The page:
WASHINGTON — Two Republican senators who had publicly toyed with whether to vote to call witnesses in President Donald Trump's impeachment trial have split on the issue, endangering Democratic hopes to get former national security adviser John Bolton and others to testify before the Senate.
Republican Sen. Susan Collins of Maine said Thursday night she will vote in favor of additional witnesses in Trump’s trial, but her announcement was undercut almost immediately by Republican Sen. Lamar Alexander, who said he will vote against it.
Both Collins and Alexander had been closely watched in the lead-up to the witness vote, which is expected to take place Friday. But Alexander's decision means it will be very tough for Democrats to get the 51 votes they need to bring in witnesses. In total, Democrats will need four Republicans to join them for the vote to succeed.
Republican Sens. Lisa Murkowski and Mitt Romney have both said they would also be open to additional witnesses. Murkowski said she'll make her decision public on Friday. But even if both senators agree, it's unclear where the other Republican vote would come from.
Collins argued in a statement Thursday night that the Senate should hear from additional witnesses and be able to subpoena documents in the case. "I believe hearing from certain witnesses would give each side the opportunity to more fully and fairly make their case, resolve any ambiguities, and provide additional clarity," she said.
But Alexander, a Tennessee Republican who is retiring at the end of this year, tweeted, "there is no need for more evidence to prove something that has already been proven and that does not meet the U.S. Constitution’s high bar for an impeachable offense."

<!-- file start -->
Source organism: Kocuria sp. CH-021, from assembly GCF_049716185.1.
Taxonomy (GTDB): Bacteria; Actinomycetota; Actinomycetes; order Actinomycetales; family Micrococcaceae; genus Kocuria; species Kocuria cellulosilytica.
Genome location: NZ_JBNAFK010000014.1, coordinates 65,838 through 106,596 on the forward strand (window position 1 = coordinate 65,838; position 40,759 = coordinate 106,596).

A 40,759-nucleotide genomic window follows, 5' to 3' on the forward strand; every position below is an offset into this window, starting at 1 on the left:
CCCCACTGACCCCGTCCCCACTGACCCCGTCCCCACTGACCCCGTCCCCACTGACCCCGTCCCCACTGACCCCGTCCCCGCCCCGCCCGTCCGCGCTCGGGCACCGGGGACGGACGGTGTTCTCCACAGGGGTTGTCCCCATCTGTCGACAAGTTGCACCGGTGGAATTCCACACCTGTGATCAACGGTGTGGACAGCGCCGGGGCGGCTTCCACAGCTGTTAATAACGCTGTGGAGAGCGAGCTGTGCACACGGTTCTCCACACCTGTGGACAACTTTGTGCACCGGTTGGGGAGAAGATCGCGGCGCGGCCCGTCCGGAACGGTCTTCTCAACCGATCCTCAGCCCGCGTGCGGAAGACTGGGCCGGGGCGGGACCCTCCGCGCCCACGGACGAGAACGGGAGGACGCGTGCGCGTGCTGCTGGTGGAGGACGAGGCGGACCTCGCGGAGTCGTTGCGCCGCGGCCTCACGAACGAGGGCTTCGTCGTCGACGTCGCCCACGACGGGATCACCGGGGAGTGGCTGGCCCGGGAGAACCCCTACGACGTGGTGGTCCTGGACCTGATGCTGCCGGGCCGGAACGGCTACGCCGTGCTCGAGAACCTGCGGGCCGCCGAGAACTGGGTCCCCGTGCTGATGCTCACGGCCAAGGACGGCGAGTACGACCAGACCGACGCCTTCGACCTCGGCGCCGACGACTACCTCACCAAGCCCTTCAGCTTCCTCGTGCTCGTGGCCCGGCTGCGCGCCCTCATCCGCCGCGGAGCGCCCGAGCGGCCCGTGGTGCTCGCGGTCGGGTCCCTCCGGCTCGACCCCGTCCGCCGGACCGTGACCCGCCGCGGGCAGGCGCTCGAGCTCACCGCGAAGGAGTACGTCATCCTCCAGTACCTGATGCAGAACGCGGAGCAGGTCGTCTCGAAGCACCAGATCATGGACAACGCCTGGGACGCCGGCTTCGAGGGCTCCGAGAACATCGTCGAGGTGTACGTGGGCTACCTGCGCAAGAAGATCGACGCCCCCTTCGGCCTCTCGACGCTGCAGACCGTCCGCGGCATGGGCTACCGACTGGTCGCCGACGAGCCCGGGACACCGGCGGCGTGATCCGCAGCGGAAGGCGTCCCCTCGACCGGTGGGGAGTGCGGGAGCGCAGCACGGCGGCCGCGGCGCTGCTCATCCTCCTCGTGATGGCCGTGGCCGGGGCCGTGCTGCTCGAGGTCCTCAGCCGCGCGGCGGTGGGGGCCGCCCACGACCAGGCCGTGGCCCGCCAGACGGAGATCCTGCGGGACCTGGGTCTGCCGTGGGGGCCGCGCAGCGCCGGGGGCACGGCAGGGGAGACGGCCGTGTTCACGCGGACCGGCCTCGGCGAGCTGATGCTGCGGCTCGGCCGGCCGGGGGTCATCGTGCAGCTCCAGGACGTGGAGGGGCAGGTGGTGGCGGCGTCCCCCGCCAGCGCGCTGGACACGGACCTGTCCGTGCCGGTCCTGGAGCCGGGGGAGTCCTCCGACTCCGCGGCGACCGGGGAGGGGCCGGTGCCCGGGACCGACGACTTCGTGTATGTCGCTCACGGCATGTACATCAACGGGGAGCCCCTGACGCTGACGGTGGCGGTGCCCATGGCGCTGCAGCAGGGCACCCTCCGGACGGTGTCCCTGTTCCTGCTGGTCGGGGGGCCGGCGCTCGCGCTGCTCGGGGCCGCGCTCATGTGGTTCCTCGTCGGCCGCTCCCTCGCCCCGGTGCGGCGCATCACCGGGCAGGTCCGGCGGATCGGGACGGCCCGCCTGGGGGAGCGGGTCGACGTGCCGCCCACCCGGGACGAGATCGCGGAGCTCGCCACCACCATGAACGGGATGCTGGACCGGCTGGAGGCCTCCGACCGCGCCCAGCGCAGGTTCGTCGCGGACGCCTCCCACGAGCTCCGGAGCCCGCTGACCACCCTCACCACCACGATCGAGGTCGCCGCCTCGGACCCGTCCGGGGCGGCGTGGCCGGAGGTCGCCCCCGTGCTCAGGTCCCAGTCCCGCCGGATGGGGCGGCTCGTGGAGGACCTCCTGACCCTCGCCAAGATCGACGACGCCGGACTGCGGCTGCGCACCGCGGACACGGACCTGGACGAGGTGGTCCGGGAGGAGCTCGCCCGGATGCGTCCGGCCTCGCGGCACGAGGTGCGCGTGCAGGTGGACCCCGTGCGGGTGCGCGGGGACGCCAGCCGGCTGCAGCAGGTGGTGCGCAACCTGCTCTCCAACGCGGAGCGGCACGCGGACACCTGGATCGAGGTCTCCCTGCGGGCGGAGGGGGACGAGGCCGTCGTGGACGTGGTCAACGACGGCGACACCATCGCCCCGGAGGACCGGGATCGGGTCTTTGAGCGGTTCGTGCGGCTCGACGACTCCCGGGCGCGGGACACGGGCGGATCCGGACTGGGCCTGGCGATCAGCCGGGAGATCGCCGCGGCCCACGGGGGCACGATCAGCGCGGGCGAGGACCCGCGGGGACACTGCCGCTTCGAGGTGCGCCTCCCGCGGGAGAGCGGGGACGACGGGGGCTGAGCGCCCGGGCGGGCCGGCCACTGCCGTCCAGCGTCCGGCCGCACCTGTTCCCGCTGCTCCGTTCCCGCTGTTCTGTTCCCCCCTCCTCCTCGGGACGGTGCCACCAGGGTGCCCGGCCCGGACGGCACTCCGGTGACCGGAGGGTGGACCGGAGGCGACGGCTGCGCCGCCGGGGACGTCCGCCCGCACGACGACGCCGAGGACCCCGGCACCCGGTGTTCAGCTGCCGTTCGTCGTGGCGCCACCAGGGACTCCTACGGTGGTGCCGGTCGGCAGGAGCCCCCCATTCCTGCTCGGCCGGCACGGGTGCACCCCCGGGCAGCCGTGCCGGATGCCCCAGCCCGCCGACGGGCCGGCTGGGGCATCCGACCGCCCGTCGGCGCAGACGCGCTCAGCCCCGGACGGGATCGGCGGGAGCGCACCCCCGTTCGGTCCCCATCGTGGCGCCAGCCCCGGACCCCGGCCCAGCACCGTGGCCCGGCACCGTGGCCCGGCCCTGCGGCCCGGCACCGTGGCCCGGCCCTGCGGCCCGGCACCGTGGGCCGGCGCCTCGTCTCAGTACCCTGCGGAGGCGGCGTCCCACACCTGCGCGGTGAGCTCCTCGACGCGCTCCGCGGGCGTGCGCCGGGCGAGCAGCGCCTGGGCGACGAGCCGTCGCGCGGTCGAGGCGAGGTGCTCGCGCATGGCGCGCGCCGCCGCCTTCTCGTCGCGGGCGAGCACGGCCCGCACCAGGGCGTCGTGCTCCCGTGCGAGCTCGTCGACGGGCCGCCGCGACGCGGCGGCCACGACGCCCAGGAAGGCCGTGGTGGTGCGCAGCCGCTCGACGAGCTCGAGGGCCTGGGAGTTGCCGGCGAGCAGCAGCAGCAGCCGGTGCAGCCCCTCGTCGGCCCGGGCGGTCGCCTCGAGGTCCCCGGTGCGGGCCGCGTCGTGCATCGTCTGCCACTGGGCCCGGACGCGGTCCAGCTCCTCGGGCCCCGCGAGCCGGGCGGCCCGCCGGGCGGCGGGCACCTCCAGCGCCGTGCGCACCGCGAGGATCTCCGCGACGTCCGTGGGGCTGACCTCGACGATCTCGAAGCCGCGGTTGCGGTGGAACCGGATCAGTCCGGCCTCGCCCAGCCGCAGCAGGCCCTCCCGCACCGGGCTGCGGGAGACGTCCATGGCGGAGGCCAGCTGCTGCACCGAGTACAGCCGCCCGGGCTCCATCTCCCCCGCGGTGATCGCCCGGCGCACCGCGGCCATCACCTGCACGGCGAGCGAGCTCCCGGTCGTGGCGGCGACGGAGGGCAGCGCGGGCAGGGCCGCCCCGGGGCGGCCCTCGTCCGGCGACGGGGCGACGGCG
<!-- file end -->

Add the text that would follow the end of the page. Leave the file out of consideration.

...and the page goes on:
Alexander acknowledged in a lengthy Twitter thread that Trump withheld nearly $400 million in military aid for Ukraine until the country agreed to help investigate former vice president Joe Biden and his family — and that what the president did was "inappropriate."
But Alexander argued it still wasn't impeachable, echoing an argument Trump's lawyers have made over the last two weeks of the trial. "The Constitution does not give the Senate the power to remove the president from office and ban him from this year’s ballot simply for actions that are inappropriate," he wrote.
If they are able to get the votes on Friday without Alexander, Collins said, she believes House Democrats and Trump’s lawyers should try to reach an agreement to get a list of “a limited and equal number of witnesses for each side. If they can’t agree, then the Senate could choose the number of witnesses.”
Collins and Romney have been the most vocal Republican senators suggesting they would vote in favor of calling witnesses; both have said, specifically, they want to hear from Bolton.
Democrats have long been pushing for Bolton to testify. But the calls for his appearance grew louder this week after the New York Times reported that, in his unreleased book, Bolton wrote that Trump told him directly that he was withholding the Ukrainian aid until the country agreed to investigate the Bidens.
Democrats have also floated the idea of subpoenaing acting White House chief of staff Mick Mulvaney. Republicans have said they would like to see Hunter Biden testify, and some have said they would like to see Joe Biden as well.
Trump’s allies in the Senate have argued that bringing in witnesses could mean the trial stretches on for weeks or months. On Thursday, lead House impeachment manager Rep. Adam Schiff said they could limit depositions to just one week, an idea many Democrats supported.
“I think that's very reasonable because they are the ones that say we want the fact witnesses who were there, and that's what our witnesses are,” Democratic Sen. Mazie Hirono told reporters.
Still, Republican Sen. Ted Cruz argued, legal hang-ups could delay the trial’s conclusion.
“Presumably, if there are 51 votes to call additional witnesses, there would be 51 votes to subpoena John Bolton. I would expect immediately as a response a motion to subpoena Hunter Biden,” he told reporters Thursday. “There’s a real possibility that you will see privileged questions litigated in the courts that could delay the matters weeks or months, and could very well entail a pause at least in the trial while that litigation is ongoing.”